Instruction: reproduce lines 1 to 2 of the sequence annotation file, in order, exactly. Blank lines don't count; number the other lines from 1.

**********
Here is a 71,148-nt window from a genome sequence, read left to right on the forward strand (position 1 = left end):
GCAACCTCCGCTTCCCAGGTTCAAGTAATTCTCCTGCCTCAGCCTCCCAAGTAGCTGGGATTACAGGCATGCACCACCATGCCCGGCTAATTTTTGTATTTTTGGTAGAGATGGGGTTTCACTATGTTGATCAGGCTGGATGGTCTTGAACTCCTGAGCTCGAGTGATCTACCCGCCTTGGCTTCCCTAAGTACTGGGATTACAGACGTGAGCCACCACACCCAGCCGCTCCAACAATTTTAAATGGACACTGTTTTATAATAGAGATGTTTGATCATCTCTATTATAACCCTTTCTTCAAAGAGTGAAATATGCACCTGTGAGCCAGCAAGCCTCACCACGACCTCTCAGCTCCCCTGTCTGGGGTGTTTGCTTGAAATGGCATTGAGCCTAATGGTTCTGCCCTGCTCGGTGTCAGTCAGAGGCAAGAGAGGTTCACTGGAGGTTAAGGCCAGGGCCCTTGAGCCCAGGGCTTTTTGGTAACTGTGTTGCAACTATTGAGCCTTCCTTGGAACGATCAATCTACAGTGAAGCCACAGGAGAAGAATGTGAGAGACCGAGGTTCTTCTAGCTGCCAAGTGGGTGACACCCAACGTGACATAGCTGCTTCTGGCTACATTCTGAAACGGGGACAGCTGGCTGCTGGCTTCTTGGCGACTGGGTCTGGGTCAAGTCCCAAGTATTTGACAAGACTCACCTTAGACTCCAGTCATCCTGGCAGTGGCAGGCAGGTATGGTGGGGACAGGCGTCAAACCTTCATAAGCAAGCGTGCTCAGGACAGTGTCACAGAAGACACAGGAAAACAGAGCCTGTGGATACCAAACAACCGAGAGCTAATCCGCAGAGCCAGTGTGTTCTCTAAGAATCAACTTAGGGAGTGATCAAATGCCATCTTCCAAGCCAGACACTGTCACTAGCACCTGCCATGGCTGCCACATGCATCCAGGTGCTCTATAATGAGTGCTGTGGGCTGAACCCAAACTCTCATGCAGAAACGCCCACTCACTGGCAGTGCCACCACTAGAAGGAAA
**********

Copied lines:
Here is a 71,148-nt window from a genome sequence, read left to right on the forward strand (position 1 = left end):
GCAACCTCCGCTTCCCAGGTTCAAGTAATTCTCCTGCCTCAGCCTCCCAAGTAGCTGGGATTACAGGCATGCACCACCATGCCCGGCTAATTTTTGTATTTTTGGTAGAGATGGGGTTTCACTATGTTGATCAGGCTGGATGGTCTTGAACTCCTGAGCTCGAGTGATCTACCCGCCTTGGCTTCCCTAAGTACTGGGATTACAGACGTGAGCCACCACACCCAGCCGCTCCAACAATTTTAAATGGACACTGTTTTATAATAGAGATGTTTGATCATCTCTATTATAACCCTTTCTTCAAAGAGTGAAATATGCACCTGTGAGCCAGCAAGCCTCACCACGACCTCTCAGCTCCCCTGTCTGGGGTGTTTGCTTGAAATGGCATTGAGCCTAATGGTTCTGCCCTGCTCGGTGTCAGTCAGAGGCAAGAGAGGTTCACTGGAGGTTAAGGCCAGGGCCCTTGAGCCCAGGGCTTTTTGGTAACTGTGTTGCAACTATTGAGCCTTCCTTGGAACGATCAATCTACAGTGAAGCCACAGGAGAAGAATGTGAGAGACCGAGGTTCTTCTAGCTGCCAAGTGGGTGACACCCAACGTGACATAGCTGCTTCTGGCTACATTCTGAAACGGGGACAGCTGGCTGCTGGCTTCTTGGCGACTGGGTCTGGGTCAAGTCCCAAGTATTTGACAAGACTCACCTTAGACTCCAGTCATCCTGGCAGTGGCAGGCAGGTATGGTGGGGACAGGCGTCAAACCTTCATAAGCAAGCGTGCTCAGGACAGTGTCACAGAAGACACAGGAAAACAGAGCCTGTGGATACCAAACAACCGAGAGCTAATCCGCAGAGCCAGTGTGTTCTCTAAGAATCAACTTAGGGAGTGATCAAATGCCATCTTCCAAGCCAGACACTGTCACTAGCACCTGCCATGGCTGCCACATGCATCCAGGTGCTCTATAATGAGTGCTGTGGGCTGAACCCAAACTCTCATGCAGAAACGCCCACTCACTGGCAGTGCCACCACTAGAAGGAAA